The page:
New York in 1968, Alessandra Sanguinetti’s family moved to Argentina when she was two years old. She lived there until 2003, but is now based in San Francisco – for her, she says, home is two places. “I was in Buenos Aires when the project was proposed,” says Sanguinetti. “My parents still live in the same apartment where I grew up. It’s where I stay when I’m down there, so it felt natural to make work in my childhood home. “Where you grow up becomes a reference for what home should and shouldn’t be,” she observes. “Patterns and habits and a sense of personal space are probably embedded within you and defined by your personal home, so what might seem like just another apartment to an outsider was a goldmine for me.” A lock, a stash of hidden money, jars labelled ‘Never Open’ – Sanguinetti hones in on domestic details, as well as the people close to her, especially her mother and father. Under her lens, they’re shown up close in raw detail, and looking …
“For me home is a very difficult concept because I was born in Peru, but grew up in Spain and lived in America,” Moises Saman tells me over the phone from his current base – Tokyo, Japan. “At first I was confused because I’ve moved around so much in the past few years. So for this project, I took the opportunity as a way to trace back to where I was born.” Born in Lima in 1968, Moises Saman relocated to Barcelona, Spain with his family when he was just one year old. He spent a month travelling in Kosovo photographing the immediate aftermath of the last Balkan war; during his seven-year stint at Newsday as a staff photographer, he covered the fall out of the 9/11 attacks, and spent an extensive amount of time in Middle Eastern countries before becoming a freelance photographer.
“I wonder what it will be like looking at them in twenty years,” write Magnum photographer Jonas Bendiksen of his contribution to the HOME group project. “This time capsule from when Anna and I were young, and the kids were just two bundles of limitless potential.” Born in 1977, Bendiksen is still young enough to be adding to his family, and shot his contribution to HOME last summer, “when Bille arrived and Boe went from being our little baby to being a big sister”. It’s a time he’ll never forget, he says, though it revolved around the simple things in life – playing, eating, being at home. “That’s what life was about at the time, so it seemed a bizarrely appropriate reason to photograph these events,” he says.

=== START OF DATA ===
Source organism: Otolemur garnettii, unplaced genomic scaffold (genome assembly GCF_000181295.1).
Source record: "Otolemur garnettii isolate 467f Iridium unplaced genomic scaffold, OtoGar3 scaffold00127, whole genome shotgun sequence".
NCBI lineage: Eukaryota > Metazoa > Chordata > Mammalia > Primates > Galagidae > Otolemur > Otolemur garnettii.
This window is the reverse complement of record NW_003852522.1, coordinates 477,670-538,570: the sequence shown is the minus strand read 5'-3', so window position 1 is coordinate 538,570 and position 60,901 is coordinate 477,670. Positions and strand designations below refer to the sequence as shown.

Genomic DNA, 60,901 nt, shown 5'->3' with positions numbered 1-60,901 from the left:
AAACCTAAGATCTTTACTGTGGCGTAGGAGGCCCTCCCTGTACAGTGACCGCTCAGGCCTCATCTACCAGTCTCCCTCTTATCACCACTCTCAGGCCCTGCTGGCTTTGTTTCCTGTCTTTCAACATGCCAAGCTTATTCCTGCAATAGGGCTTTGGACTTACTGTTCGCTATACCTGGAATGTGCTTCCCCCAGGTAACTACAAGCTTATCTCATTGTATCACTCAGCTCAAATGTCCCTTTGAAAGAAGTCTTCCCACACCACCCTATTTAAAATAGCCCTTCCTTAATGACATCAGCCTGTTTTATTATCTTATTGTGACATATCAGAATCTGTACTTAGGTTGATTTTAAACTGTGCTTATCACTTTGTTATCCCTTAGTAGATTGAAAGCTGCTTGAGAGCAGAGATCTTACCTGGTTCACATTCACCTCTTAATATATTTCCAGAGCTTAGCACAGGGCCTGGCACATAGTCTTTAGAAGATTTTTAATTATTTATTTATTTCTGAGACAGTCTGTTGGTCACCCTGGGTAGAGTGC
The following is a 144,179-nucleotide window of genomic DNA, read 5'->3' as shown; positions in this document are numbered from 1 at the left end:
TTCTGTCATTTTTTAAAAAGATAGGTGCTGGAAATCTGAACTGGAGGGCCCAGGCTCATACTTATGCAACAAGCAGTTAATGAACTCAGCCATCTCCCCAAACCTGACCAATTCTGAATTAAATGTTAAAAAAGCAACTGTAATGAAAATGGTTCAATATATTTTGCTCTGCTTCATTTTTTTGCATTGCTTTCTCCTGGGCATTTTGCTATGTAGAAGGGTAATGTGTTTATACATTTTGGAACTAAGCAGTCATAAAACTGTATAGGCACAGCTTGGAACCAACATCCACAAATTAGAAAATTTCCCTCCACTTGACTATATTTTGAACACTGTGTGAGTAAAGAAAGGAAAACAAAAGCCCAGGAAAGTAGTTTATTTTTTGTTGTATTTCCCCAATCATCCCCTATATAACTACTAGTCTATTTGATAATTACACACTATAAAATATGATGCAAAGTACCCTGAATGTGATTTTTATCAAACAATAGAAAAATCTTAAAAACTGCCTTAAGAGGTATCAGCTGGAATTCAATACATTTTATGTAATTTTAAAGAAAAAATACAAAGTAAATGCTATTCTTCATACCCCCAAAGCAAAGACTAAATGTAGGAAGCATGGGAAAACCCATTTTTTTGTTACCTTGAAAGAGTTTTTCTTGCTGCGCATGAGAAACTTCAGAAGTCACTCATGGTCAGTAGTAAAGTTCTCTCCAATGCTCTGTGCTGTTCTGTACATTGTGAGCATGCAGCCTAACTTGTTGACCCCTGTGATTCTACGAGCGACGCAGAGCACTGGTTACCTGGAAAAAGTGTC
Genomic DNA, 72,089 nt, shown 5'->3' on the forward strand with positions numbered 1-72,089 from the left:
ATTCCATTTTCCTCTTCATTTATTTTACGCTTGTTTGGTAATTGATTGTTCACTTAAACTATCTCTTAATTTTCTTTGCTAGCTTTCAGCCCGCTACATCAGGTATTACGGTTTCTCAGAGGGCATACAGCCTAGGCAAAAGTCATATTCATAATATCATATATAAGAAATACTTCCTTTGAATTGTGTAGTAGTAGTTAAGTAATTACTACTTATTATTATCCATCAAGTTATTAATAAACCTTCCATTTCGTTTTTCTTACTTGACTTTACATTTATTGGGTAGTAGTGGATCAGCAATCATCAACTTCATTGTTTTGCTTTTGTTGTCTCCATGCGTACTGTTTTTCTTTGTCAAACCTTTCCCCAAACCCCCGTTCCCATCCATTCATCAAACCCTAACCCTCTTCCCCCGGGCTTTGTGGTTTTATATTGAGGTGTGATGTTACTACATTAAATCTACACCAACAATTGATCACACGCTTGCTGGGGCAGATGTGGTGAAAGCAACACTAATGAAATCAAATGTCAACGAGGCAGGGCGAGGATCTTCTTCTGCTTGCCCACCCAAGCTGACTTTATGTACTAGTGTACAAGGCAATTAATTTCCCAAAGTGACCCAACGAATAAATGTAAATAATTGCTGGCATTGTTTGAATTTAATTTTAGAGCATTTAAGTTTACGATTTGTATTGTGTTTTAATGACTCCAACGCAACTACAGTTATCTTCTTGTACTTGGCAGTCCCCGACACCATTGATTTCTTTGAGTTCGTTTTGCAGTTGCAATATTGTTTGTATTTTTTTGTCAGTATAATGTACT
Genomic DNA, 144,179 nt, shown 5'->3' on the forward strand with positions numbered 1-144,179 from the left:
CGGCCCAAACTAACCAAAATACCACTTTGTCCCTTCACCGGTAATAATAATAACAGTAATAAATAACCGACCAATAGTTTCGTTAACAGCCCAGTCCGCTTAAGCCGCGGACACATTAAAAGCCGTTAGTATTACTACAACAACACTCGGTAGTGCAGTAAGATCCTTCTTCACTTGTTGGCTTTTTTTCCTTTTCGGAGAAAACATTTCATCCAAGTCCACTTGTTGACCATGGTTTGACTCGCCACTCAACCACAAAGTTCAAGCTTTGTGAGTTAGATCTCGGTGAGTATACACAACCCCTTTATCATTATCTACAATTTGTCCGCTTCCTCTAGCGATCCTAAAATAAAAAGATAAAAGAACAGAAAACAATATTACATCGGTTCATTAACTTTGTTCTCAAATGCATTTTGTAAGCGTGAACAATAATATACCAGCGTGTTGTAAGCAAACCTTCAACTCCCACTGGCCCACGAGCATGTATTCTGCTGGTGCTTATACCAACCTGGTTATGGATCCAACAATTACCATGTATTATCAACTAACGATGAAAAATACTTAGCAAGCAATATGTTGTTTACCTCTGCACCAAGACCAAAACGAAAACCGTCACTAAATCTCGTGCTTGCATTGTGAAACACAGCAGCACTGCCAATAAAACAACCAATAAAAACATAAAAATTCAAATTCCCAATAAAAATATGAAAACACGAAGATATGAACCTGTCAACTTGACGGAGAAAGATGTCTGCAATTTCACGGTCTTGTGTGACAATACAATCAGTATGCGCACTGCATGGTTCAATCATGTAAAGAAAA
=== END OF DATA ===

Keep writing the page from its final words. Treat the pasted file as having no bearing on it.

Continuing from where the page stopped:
When the HOME project was proposed to her, Olivia Arthur was heavily pregnant with her second daughter and focussing that seemed a natural choice. “But in terms of presenting it as a project to the outside world, I think what’s interesting is this period of waiting – that’s where it all becomes very personal,” she says. Aptly titled Waiting for Lorelai, the project became about the anticipation she and her family experienced in the lead-up to the birth. “There’s this kind of emotion about how much it’s going to change the dynamics between us,” says Arthur, “and how my [older] daughter’s going to react when she finds out it’s not just her.”
“It’s amazing how such a seemingly simple, common and universal concept as ‘home’ actually becomes incredibly complicated and difficult to pin down, once you really start to consider it on a personal level,” says Aaron Schuman, curator of this year’s JaipurPhoto festival in India, which is themed Homeward Bound. After discussing with the festival’s artistic director, Lola MacDougall, he discovered that JaipurPhoto was originally established as an “open-air travel photography festival”, a label he was initially wary of. For him, the term travel photography “generally alludes to a type of imagery that’s often rather simplistic, generic, stereotypical or predictable”, he says – but he liked 2017 edition of the festival, which was guest-curated by Federica Chiocchetti and themed Wanderlust.